Nearly everyone in higher education — whether faculty or staff — loves the summer. The buzz of campus quiets a little and everyone has the chance to catch up on leftover work from the academic year. Summer also provides an opportunity to get away and rejuvenate before the dog days of August arrive. The summer presents a critical time for rest and productivity. However, it is important to take some time now to plan for summer break to maximize your opportunity.
Photo credit: Flickr Loren Sztajer
The summer presents a critical time for rest and productivity. However, it is important to take some time now to plan for summer break to maximize the opportunity.
I have not always used my summers effectively. My summers didn’t prepare me for long-term success or help me recover before the start of a new academic year. Early in my career, I worked all summer long with a list of projects a mile long. I would spin my wheels and get frustrated at the lack of progress. My summer plans would include finishing multiple articles, sending off proposals for new projects, and preparing for all my fall classes. Not only would I burn out, but my fall semester would start off on the wrong foot.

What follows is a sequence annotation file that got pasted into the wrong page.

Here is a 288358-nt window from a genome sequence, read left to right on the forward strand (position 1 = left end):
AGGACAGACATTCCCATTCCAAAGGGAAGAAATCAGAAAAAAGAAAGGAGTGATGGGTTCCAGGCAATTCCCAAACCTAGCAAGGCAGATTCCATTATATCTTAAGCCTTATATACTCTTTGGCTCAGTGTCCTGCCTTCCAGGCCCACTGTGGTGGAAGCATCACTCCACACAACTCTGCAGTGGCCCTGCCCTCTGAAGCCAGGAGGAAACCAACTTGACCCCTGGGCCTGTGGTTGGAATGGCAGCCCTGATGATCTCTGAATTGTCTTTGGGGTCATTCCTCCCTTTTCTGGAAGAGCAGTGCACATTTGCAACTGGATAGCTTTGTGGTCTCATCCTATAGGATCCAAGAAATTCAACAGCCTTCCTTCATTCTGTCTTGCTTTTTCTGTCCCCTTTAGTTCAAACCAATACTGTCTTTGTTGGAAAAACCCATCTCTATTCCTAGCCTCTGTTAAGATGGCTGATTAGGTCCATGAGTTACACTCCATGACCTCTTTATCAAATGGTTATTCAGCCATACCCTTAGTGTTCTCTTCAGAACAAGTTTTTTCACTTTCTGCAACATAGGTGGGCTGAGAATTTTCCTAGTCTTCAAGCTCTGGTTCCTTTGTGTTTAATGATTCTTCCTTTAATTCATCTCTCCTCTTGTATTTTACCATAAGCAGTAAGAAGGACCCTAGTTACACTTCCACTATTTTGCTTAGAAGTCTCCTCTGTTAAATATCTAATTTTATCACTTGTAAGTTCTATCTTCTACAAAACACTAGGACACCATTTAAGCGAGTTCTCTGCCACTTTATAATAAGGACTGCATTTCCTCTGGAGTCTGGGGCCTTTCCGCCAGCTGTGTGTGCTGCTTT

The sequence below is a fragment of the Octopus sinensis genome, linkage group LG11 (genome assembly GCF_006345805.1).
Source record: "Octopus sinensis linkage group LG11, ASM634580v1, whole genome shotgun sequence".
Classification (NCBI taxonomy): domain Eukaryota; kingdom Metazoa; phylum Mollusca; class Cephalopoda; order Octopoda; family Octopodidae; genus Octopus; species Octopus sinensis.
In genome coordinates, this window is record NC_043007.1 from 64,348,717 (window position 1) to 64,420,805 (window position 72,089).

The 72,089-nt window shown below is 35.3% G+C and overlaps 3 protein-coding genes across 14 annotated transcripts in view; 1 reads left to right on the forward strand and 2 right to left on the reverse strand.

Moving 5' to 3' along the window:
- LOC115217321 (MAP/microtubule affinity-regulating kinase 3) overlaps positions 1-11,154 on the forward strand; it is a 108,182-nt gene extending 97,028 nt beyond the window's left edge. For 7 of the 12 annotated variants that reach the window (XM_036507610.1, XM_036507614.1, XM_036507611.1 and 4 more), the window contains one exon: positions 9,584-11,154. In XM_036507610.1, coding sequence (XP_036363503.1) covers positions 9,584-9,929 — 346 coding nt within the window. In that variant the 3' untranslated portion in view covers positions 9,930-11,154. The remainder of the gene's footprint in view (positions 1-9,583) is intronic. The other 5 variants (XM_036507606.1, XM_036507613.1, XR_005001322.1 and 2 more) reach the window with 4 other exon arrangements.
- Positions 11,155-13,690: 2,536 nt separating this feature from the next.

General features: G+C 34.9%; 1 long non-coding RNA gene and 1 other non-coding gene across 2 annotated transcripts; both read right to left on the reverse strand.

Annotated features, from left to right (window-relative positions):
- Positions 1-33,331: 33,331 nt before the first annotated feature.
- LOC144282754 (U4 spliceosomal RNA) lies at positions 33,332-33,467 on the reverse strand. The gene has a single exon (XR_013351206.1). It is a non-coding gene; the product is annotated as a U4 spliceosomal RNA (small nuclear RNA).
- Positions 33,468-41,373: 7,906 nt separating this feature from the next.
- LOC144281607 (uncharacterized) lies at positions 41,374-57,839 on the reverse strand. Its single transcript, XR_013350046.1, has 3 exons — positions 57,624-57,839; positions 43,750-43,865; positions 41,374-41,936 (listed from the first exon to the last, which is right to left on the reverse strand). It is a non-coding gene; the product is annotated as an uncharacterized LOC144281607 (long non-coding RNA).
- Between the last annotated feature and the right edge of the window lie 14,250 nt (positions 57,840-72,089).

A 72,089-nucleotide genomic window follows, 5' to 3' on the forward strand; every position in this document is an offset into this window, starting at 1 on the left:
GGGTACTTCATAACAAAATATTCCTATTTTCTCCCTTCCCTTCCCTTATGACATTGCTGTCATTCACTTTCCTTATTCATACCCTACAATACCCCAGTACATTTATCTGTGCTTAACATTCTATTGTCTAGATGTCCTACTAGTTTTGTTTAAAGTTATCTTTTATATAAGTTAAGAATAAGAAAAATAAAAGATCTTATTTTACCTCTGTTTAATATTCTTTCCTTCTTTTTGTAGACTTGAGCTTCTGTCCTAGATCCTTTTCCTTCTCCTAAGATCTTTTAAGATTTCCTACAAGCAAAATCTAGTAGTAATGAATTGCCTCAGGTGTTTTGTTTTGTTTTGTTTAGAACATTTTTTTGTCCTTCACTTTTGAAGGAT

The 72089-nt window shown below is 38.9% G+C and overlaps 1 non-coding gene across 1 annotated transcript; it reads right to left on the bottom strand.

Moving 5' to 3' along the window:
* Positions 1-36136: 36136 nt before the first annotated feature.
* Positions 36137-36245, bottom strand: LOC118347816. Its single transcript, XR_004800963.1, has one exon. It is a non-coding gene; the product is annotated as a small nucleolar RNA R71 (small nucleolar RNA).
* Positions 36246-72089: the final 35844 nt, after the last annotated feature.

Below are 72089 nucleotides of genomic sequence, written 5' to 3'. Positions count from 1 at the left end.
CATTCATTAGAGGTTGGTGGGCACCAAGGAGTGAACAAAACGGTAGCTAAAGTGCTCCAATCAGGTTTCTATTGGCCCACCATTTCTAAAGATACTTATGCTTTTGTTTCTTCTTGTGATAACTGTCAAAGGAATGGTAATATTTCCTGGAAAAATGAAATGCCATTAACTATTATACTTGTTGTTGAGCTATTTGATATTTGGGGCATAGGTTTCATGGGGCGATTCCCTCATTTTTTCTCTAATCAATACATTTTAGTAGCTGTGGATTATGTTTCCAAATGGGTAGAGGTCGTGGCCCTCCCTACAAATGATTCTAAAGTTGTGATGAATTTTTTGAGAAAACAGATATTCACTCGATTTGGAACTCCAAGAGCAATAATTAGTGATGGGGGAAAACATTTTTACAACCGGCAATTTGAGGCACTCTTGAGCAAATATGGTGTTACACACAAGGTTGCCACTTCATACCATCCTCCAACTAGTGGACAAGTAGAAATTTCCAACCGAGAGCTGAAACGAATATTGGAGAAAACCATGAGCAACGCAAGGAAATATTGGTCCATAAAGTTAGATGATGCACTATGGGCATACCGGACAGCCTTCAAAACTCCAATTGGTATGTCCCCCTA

One of the joys of higher education is the routine of the academic calendar. I’m not sure how I’d organize my life otherwise. The summer always looms as an oasis of opportunity. What I have learned is that taking a little time in May to plan for summer break can keep the summer from becoming a mirage.
As the calendar now reads May, all of us in higher education begin that ritual march that closes down the end of the academic year. There are finals to be graded. Residence halls to be emptied and prepared for the wave of summer campers to arrive. The culmination of these activities is commencement when we welcome our graduates and their families to campus.
Photo credit: U.S. Army
Is there a better tradition than the Hat Toss at West Point? I have always loved the pomp and ceremony of commencement. But I once took graduation for granted. I’ve vowed to never do so again.
Welcome to my blog! I hope you will find the content here interesting and thought provoking. I also want to hear from you! One of the great aspects of technology is the ability for us all to engage with one another around our mutual interests in higher education.
I commit to posting twice a week on Mondays and Thursday. These posts will follow two strands. First, I will address current issues, trends and debates within higher education. Second, my posts will discuss productivity tips and ideas that will help you grapple with all of the competing demands on faculty and staff.
Photo credit: Flickr Ramesh NG
Flickr Ramesh NG
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